U.S. Secretary Of State Pompeo Announces Commission On Unalienable Rights, Raising Concern Among Some Groups, Lawmakers
Associated Press: Trump administration reviews human rights’ role in U.S. policy
“The Trump administration said Monday that it will review the role of human rights in American foreign policy, appointing a commission expected to elevate concerns about religious freedom and abortion…” (Tucker, 7/8).
Deutsche Welle: U.S. sets up commission for human rights advice
“U.S. Secretary of State Mike Pompeo, speaking at the State Department on Monday, announced the creation of a new, 10-person commission to advise him on human rights issues. The Commission on Unalienable Rights will be led by Mary Ann Glendon, a Harvard law professor, former U.S. ambassador to the Vatican, and staunch abortion opponent…” (7/8).
The Guardian: Trump administration to review ‘role of human rights in public policy’
“…The State Department downplayed concerns over the panel’s influence on women’s issues or gay rights, stating those were domestic issues and outside of the commission’s current purview. The Trump administration has, however, come under fire for reimposing and expanding restrictions on U.S. [global health] foreign aid to [international] groups that discuss or provide abortion services…” (Siddiqui, 7/8).
New York Times: New Human Rights Panel Raises Fears of a Narrowing U.S. Advocacy
“…The announcement, along with a blunt commentary by Mr. Pompeo that was published in the Wall Street Journal on Sunday, raised worries among human rights advocates and Democratic lawmakers that Mr. Pompeo is moving to curtail State Department advocacy for some rights, particularly ones related to women’s health and reproduction and gay and transgender issues. Some House Democrats are pushing a measure that would block State Department funding from being used for the commission, which falls under the agency’s policy planning office…” (Wong/Sullivan, 7/8).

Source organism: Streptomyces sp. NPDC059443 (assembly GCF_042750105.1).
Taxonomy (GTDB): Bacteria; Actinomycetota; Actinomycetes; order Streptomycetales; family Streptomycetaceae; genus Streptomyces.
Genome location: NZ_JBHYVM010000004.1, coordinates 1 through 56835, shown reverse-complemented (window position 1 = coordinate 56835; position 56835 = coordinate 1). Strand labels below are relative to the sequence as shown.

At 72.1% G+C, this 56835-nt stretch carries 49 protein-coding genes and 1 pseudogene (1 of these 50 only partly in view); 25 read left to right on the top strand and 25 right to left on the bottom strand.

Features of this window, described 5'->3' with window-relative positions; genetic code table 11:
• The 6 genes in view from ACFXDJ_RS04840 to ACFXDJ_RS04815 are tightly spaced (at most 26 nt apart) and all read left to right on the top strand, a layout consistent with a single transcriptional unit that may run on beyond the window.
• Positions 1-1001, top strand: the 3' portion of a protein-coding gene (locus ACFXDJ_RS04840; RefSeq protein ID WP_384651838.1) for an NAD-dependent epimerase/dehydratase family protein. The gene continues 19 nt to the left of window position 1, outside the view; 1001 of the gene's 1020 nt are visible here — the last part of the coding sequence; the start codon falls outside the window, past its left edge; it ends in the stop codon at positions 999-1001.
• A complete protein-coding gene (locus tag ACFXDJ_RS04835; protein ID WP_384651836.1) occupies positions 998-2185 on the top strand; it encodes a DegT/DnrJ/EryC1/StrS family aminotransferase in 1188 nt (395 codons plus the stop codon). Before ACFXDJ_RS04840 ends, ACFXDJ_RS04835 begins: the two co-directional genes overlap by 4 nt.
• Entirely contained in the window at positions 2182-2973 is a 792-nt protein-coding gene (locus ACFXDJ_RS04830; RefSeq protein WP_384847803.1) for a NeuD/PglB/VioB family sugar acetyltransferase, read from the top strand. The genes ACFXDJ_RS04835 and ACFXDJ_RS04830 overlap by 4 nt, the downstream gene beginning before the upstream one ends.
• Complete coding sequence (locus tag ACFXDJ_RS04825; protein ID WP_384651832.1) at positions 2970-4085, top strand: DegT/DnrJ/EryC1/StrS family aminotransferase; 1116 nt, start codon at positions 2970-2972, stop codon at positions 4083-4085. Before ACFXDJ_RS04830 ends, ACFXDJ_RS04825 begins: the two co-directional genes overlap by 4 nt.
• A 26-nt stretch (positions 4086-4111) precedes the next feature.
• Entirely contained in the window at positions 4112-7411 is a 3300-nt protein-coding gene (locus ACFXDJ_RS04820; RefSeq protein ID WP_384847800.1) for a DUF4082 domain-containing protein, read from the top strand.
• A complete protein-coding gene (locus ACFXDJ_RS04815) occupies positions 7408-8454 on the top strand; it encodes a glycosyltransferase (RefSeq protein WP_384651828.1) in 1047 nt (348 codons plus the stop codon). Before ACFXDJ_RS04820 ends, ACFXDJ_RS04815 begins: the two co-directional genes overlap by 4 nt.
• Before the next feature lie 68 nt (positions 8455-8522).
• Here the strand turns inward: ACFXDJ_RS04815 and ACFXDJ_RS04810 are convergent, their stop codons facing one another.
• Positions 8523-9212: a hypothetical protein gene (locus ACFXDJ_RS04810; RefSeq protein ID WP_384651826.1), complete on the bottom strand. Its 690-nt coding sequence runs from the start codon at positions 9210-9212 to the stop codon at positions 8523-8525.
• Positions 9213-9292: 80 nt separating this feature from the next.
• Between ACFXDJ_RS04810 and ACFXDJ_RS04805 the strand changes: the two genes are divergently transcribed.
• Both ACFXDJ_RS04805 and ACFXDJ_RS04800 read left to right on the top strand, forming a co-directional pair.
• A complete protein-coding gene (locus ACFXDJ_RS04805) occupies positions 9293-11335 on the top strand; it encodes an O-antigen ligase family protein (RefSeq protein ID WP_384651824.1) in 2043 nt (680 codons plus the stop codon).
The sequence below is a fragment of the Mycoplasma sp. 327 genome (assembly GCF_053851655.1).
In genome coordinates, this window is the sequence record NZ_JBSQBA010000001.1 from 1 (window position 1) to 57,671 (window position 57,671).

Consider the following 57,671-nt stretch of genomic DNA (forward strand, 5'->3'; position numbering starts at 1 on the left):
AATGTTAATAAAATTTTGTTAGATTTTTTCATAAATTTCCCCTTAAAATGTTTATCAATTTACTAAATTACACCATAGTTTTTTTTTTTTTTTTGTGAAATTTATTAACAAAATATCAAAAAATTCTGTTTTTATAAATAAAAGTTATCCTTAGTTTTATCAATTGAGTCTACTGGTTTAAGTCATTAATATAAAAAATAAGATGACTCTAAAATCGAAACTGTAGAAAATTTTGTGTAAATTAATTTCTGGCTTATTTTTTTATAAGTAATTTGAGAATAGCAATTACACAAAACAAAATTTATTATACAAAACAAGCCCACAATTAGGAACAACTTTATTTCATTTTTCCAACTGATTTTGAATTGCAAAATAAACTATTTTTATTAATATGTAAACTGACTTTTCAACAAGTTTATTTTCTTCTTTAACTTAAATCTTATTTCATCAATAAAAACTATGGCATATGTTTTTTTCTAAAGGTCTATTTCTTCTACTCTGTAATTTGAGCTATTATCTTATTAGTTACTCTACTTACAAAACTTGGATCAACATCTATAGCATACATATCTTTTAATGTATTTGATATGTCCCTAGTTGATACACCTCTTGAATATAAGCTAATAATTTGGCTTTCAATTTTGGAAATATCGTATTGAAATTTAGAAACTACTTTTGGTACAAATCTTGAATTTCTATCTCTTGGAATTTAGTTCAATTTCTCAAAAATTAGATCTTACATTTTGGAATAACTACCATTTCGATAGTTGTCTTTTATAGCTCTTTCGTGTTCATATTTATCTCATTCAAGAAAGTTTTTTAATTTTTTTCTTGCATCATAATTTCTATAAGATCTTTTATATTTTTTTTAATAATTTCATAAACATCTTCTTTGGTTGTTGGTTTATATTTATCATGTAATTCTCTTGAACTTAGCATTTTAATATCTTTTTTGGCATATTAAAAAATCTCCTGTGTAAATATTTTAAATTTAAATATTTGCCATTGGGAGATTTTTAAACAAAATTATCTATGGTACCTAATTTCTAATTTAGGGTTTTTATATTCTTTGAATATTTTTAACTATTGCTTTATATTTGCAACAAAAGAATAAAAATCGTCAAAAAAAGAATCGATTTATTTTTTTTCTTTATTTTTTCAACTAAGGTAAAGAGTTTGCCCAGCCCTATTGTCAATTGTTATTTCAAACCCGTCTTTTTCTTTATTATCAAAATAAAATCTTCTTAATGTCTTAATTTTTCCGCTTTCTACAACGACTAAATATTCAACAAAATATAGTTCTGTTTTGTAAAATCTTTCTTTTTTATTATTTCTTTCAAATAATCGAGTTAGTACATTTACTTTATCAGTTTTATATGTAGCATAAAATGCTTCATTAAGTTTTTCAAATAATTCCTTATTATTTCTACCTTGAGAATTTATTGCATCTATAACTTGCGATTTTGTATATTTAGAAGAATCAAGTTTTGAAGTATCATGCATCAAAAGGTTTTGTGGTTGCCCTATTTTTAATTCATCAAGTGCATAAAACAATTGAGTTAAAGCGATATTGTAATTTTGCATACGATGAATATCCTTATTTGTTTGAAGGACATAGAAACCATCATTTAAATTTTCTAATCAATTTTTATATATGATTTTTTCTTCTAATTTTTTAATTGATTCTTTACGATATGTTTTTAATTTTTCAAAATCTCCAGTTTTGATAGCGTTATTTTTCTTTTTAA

POLITICO: Mike Pompeo unveils panel to examine ‘unalienable rights’
“…House Foreign Affairs Chairman Eliot Engel [D-N.Y.] said in a statement Monday that the new panel amounted to an end-run around established structures within the department, and touted an amendment in a House spending bill passed last month that would block funding for ‘this bizarre effort.’ He claimed that the group Pompeo had selected would ‘give preference to discriminatory ideologies that would narrow protections for women, including on reproductive rights; for members of the LGBTQI community; and for other minority groups,’ and he hit the secretary for providing little information regarding plans for the commission…” (Oprysko, 7/8).
Washington Post: State Department launches panel focused on human rights and natural law
“…Proponents of a reassessment say perceptions of what qualifies as a human right have evolved since the days when it took a gross abuse, such as a gulag or apartheid, to raise significant concern. Pompeo appeared to endorse that view, saying the commission will ask the most basic of questions. ‘What does it mean to say or claim that something is in fact a human right?’ he said. ‘How do we know or how do we determine whether that claim, that this or that is a human right? Is it true and therefore ought it to be honored?’ The commission is composed of experts, philosophers, and human rights activists from every political persuasion. Pompeo said their deliberations will be grounded in the nation’s ‘founding principles’ and those included in the U.N. document on human rights…” (Morello, 7/8).
The KFF Daily Global Health Policy Report summarized news and information on global health policy from hundreds of sources, from May 2009 through December 2020. All summaries are archived and available via search.